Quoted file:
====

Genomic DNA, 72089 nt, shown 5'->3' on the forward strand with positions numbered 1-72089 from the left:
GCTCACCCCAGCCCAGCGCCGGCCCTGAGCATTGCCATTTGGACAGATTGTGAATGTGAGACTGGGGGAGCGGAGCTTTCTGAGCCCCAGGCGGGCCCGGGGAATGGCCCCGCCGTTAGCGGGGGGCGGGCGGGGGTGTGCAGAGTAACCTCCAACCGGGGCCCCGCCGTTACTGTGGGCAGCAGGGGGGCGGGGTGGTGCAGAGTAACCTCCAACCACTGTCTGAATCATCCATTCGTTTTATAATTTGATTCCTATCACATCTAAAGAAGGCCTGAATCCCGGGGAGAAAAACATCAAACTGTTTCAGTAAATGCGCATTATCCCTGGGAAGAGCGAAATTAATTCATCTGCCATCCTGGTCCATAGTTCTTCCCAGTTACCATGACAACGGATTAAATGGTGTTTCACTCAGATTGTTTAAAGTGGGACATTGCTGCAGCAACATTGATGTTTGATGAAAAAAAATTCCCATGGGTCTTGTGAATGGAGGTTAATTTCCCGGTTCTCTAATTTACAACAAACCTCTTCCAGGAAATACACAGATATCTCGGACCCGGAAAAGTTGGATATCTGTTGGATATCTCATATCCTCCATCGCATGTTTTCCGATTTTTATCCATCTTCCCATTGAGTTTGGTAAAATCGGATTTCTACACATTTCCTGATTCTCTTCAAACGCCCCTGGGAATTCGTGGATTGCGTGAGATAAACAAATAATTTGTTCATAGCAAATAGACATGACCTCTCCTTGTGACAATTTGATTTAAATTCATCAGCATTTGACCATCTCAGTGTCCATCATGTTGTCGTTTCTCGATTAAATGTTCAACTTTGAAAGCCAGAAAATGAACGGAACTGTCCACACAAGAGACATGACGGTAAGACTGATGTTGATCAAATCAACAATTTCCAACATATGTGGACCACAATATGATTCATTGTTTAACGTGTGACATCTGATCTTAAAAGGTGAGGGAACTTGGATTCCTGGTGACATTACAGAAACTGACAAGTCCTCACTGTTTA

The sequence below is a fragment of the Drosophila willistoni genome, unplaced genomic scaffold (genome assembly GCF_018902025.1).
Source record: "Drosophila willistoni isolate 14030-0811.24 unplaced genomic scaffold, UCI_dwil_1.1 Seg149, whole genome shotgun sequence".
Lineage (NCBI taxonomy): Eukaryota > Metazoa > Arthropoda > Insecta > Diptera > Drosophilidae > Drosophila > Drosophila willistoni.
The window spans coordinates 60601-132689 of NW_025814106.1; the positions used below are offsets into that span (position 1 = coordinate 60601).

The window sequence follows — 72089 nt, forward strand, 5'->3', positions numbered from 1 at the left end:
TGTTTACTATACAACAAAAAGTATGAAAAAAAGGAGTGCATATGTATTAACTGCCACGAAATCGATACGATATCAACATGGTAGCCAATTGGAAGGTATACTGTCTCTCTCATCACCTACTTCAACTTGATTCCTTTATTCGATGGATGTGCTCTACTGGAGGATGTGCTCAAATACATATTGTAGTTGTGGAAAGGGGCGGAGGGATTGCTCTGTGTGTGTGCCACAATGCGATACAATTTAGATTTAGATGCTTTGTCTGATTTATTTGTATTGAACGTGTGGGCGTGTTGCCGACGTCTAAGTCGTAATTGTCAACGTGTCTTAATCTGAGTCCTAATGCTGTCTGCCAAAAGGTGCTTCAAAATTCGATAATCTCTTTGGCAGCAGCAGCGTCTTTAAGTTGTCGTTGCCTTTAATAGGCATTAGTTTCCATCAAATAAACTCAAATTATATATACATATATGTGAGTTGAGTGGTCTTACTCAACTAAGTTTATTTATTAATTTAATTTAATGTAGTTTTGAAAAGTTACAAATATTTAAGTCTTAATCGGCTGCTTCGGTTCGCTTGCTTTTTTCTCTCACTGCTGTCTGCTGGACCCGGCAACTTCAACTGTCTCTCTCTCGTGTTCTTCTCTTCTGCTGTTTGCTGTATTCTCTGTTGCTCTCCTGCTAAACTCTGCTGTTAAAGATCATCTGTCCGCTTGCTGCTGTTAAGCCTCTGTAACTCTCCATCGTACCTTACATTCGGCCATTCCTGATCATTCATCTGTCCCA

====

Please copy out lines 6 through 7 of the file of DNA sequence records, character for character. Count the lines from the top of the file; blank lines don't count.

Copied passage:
The window spans coordinates 60601-132689 of NW_025814106.1; the positions used below are offsets into that span (position 1 = coordinate 60601).

The window sequence follows — 72089 nt, forward strand, 5'->3', positions numbered from 1 at the left end: